INDIANAPOLIS -- Darius Latham's not-on-my basketball territory moment put Indiana All-Star hopeful Anthony Johnson on the hardwood floor. Impressive? You bet. Enlightening? Absolutely.
Latham is a defensive lineman unlike any Indiana has signed in the last, well, perhaps ever. He is 6-6 and approaching 300 pounds. You would not expect him to be a basketball player, certainly not one good enough to be vying for a shot at Indiana's All-Star team.
And yet, here he was Sunday afternoon at Marian University. Latham was one of the biggest participants in Hoosier Basketball Magazine's Top-60 workout, designed to help pick the Indiana team that will face its Kentucky counterparts in the annual all-star series.
Johnson, a 6-3 guard, was powering for a basket when Latham stopped him with a jarring block/foul that left Johnson on his back. Johnson got up, but the message, to borrow a phrase from Lord of the Rings, was clear:
Thou Shalt Not Pass.
Or something like that.
Anyway, Latham showed the athleticism and quickness that made him a standout on the AAU basketball circuit as well as for the Indianapolis North Central basketball team. It's why he has a chance to be a basketball All-Star.
It is not, however, the reason he will attend Indiana University. He's a football player with a huge upside. He's rated as the nation's No. 14 defensive tackle and the state's No. 7 overall player by Rivals.com, a national Internet recruiting service. He is one of five four-star players in the Hoosiers' 23-player freshman class and his potential -- he had originally committed to perennial national power Wisconsin -- has coach Kevin Wilson eagerly anticipating his arrival.
“I like watching him at a basketball game,” Wilson said. “His eyes are so intense. He's into the game. He's a great athlete.
“I watched him practice last October. That day he was moving better than anybody we had on the field. It will be interesting to see, when he transitions in, will we get what I saw?
“He's a great kid. He's from a great family. He's a good student. It's a nice get for us.”
Latham fits Wilson's multi-sport preference. In an era when more and more players are specializing in one sport, Wilson likes the versatile guys.
“I struggle sometimes recruiting a kid to play Big Ten football who doesn't play another sport,” Wilson said. “I like when you have a kid who does track, or wrestles or plays baseball. You have to go one on one. You either win or lose. There's a lot of pressure in competitive situations.
“The more we recruit athletes who know how to compete, the better our recruiting is. I like guys who play a bunch of sports.”
That's good because Latham has never been a one-sport-only guy.
“I've been playing basketball my whole life,” he said. “It's something I grew up loving, and love to do.”
That love showed on Sunday whether he was part of a one-man full-court press, battling inside for rebounds, trying to block shots or launching perimeter jumpers. Sure, he tired, as the 10-minute pickup games mounted and the two-hour workout drew to a close, but that's to be expected given it's been about a month since his North Central basketball season ended.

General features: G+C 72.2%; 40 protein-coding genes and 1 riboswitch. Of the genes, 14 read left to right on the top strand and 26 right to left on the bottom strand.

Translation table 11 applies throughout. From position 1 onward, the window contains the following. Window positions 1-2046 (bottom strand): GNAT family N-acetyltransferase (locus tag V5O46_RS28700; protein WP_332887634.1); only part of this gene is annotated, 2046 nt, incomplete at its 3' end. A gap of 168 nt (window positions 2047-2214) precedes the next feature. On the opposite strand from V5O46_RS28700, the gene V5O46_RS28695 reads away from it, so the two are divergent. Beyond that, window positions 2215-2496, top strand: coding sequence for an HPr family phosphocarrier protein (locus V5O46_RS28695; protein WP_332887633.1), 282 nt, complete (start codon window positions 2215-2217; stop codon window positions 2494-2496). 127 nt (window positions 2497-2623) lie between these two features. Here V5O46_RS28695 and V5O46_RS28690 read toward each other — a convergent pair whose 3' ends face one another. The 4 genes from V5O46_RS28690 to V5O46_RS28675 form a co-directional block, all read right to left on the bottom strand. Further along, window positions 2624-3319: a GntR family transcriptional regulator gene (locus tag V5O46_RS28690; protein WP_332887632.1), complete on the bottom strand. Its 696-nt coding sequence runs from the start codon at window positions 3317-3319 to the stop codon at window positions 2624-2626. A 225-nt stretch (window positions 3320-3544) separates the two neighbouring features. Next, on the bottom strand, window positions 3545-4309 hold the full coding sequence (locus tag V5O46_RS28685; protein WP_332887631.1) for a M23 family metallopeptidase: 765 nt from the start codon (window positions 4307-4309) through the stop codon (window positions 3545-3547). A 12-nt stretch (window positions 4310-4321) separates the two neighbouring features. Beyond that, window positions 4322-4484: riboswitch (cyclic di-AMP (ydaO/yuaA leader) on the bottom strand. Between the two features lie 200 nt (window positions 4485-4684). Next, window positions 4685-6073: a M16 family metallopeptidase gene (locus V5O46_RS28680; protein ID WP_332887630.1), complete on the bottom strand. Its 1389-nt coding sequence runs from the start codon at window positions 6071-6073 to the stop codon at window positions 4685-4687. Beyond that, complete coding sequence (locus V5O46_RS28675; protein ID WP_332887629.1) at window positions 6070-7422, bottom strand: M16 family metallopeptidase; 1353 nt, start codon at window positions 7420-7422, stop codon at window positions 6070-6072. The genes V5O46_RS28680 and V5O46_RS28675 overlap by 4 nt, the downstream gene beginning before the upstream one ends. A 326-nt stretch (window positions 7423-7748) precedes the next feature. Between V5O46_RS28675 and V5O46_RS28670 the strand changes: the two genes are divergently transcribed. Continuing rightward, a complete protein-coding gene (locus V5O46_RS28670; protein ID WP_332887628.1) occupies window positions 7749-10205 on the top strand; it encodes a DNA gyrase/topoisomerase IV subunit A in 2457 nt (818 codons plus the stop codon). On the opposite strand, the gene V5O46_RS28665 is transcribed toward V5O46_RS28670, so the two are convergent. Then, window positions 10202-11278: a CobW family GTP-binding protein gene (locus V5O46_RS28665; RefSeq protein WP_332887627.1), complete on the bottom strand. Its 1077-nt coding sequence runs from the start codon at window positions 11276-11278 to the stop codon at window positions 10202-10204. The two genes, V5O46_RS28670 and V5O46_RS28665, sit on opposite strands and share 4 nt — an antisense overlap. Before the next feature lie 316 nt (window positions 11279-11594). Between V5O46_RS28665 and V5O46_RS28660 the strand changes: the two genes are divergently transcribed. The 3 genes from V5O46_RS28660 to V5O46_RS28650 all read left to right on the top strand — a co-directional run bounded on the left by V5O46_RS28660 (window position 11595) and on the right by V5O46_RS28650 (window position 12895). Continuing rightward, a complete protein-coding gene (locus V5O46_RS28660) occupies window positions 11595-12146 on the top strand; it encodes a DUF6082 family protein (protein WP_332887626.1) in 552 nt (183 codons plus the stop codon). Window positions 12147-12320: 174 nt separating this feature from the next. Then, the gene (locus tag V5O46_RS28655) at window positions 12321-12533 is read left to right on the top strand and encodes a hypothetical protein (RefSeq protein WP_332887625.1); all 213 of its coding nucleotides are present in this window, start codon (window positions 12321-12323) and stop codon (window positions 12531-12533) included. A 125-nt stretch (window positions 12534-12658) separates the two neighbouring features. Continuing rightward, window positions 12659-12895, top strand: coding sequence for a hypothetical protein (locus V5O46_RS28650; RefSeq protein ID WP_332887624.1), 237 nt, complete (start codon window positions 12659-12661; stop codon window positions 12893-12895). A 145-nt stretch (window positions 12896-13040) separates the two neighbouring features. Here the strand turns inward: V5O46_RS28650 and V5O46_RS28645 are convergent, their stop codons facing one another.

“I'm trying to get back into basketball,” he said. “I've also been doing football workouts. I've been trying to balance both of them.”
It's a balancing act he's done for a long time.
“I had to adapt to it,” he said. “It's natural now.”
Indianapolis Warren Central's Devin Davis, who has signed to play basketball for the Hoosiers, has seen Latham's adaptation first hand. He's played basketball with and against Latham over the years and is fully aware of Latham's ability.
“It doesn't go unnoticed,” Davis said. “We know what he can do. You wouldn't expect somebody of his size to be able to do it, but he does.”
Latham's basketball skills figures to help him when he gets to Indiana. He said he wants to be quicker and faster than his offensive line opponents, “on every play.”
“(Playing basketball) helps me tremendously. It gives me an advantage.”
Latham plans to report to Indiana on June 3, although if he makes the Indiana All-Star team, his time will be taken up with basketball commitments until basically the beginning of July.
“I look to enjoy this last (two months) of basketball,” he said.
Latham has toyed with the idea of going out for the IU basketball team after the football season. Wilson and coach Tom Crean haven't shot down that idea, although it would be a major challenge. Former Hoosier football players Antwaan Randle El and James Hardy (the former Elmhurst High School standout), tried it for a year and quickly discovered the football-basketball double was too much.
“Right now it's just football at Indiana,” Latham said. “That's what I'm focusing on. As the (football) season goes on, I'll see how my body feels. That's when a decision will be made.”
For now Latham is focused on gaining about “10 more pounds of muscle” and improve his strength so he's “on the level of other college players.”
But then, Latham figues to be on another level. The Hoosiers wouldn't want it any other way.